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After reading the many posts on museum layoffs and closures in recent months, I wondered how we might continue to care for and interpret collections, and continue our community relationships. The first thing the Council for Museum Anthropology (CMA) did was start a discussion group on “The Effects of COVID-19 Pandemic on Museums and Heritage Sites.”

Can we develop new digital versions of visits with material items? How might those work?

The discussion group, which now has more than 560 members, shared information on museum collecting during the pandemic and helped CMA highlight the catastrophic effects of closures on museum finances and collections care as well as issues surrounding reopening protocols. . We also promoted the relevance of museums to society during the pandemic, ranging from redeployment of personal protective equipment (PPE) and use of museum 3D printers to create the PPE for health care workers (thank you, colleagues!), to the great digital surge of online tours, self-curated exhibitions, activities, and programming offered by museums. We’ve also seen some slightly wacky posts, including one on a proposed museum in space (fun thought, but floats above such realities as the parlous nature of even earthbound museum budgets) and an ethically problematic “weirdest object” challenge.

A highlight of the forum is the international nature of information posted, and seeing how challenges related to the pandemic play out differently in different contexts. Some issues have cross-cultural implications. Posts on a decision by the Association of Art Museum Directors to relax rules around selling collections to shore up budgets have prompted assertions of Indigenous sovereignty, ownership, and deep concern over the fate of heritage items.

COVID-19 will be with us for a long time. We need new practices for maintaining relationships and making collections accessible. We have argued that our work is crucial to supporting identity, healing, and health in Indigenous and other communities. Is backing away the only thing we can do now? Locked out of collections and exhibitions, and in some cases deprived of institutional email through furlough processes, we’ve been remarkably quiet for a group whose practice is based on relationships, resilience, and determination.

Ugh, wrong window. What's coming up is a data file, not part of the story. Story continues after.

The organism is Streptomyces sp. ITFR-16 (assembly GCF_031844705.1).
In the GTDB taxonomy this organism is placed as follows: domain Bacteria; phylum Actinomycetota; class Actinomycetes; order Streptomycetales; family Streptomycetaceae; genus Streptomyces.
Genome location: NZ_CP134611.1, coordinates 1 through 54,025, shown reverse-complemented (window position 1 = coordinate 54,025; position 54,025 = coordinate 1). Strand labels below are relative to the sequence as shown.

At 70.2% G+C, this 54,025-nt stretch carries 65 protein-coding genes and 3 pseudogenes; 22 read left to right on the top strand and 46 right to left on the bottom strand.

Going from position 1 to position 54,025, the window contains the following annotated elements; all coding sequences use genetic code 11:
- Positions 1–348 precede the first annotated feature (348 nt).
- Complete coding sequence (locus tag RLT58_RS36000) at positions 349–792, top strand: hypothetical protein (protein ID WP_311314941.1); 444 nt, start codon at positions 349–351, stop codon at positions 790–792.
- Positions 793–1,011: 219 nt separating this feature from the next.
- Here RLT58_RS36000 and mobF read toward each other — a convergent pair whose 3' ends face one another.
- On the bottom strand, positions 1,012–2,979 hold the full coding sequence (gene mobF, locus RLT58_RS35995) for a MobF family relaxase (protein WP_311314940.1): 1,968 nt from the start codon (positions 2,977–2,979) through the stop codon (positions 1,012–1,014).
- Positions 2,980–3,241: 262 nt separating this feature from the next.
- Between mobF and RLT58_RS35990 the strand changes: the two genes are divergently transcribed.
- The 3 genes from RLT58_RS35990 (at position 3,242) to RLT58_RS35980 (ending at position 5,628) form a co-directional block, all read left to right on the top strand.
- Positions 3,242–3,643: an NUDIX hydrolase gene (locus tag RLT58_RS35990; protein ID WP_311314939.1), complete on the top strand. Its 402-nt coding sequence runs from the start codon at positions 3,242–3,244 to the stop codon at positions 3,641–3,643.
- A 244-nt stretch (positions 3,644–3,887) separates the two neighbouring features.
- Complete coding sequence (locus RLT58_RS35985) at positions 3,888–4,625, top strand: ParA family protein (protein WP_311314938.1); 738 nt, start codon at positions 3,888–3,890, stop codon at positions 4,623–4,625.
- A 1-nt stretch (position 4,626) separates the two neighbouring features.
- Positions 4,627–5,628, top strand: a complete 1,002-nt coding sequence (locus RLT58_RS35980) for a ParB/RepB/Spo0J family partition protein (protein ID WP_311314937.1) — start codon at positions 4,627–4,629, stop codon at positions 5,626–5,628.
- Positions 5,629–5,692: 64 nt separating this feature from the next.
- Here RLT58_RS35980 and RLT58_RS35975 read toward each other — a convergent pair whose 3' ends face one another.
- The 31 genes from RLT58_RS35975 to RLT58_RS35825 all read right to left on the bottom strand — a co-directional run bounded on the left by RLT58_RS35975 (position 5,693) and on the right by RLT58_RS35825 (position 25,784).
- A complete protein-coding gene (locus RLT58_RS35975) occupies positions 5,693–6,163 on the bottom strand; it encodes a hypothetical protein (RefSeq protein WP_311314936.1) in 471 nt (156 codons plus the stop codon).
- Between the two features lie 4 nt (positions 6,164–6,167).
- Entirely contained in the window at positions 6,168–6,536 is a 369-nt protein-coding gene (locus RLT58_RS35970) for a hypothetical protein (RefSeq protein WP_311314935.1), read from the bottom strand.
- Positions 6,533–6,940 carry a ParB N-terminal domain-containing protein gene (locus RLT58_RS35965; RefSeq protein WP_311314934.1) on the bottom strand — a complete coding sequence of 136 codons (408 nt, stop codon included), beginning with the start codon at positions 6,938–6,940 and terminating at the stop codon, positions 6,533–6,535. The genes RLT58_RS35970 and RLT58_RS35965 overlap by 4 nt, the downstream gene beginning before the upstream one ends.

How can we take our work online in ways that support community engagement? Some digital outreach done by museums has endeavored to bridge the gap between in-person and online access; the best such projects get audiences to consider shape, weight, texture, and history. I’m not aware of any such work by, with, or for Indigenous or other community of origin audiences, nor of any detailed online collections visits created within the contexts of collaborative relationships.

We are starting to see commissioned museum tours for general public audiences, some by Indigenous colleagues. We are also seeing thoughtful attempts to continue critical dialogues, including webinars, critical online museum tours, and online exhibitions covering historical and contemporary relations of power that discuss colonialism, race and other key issues.

Such developments are welcome, but they don’t replace visits by community members to the museum to handle and learn from heritage items, or the relationship-building needed to support those visits and their positive outcomes in both community and museum. There has been some experimentation with how we hold conversations with community representatives. I’m intrigued by a blog posted by an environmental assessment company that works collaboratively with Indigenous communities about doing semi-structured interviews online. Can we develop new digital versions of visits with material items? How might those work?

Helen Rees Leahy’s thoughtful piece for Cultural Practice, “Cultural Access and the ‘New Normal’,” noted that lockdowns have “both revealed and exacerbated existing inequalities of wealth, space, time, and health” in relation to museum access. Much of what museum anthropology has done in the past has been about addressing such inequalities. Our task now is to take that legacy into a future in which COVID-19 remains part of life for museums and for their audiences.

Join the conversation in CMA’s Facebook group!

Laura Peers is a settler curator/museum anthropologist living on Michi-Saagig territory near Peterborough, Canada, and works as an international freelance consultant.

Cite as: Peers, Laura. 2020. “Ensuring Museums Remain Relevant.” Anthropology News website, September 10, 2020. DOI: 10.14506/AN.1484

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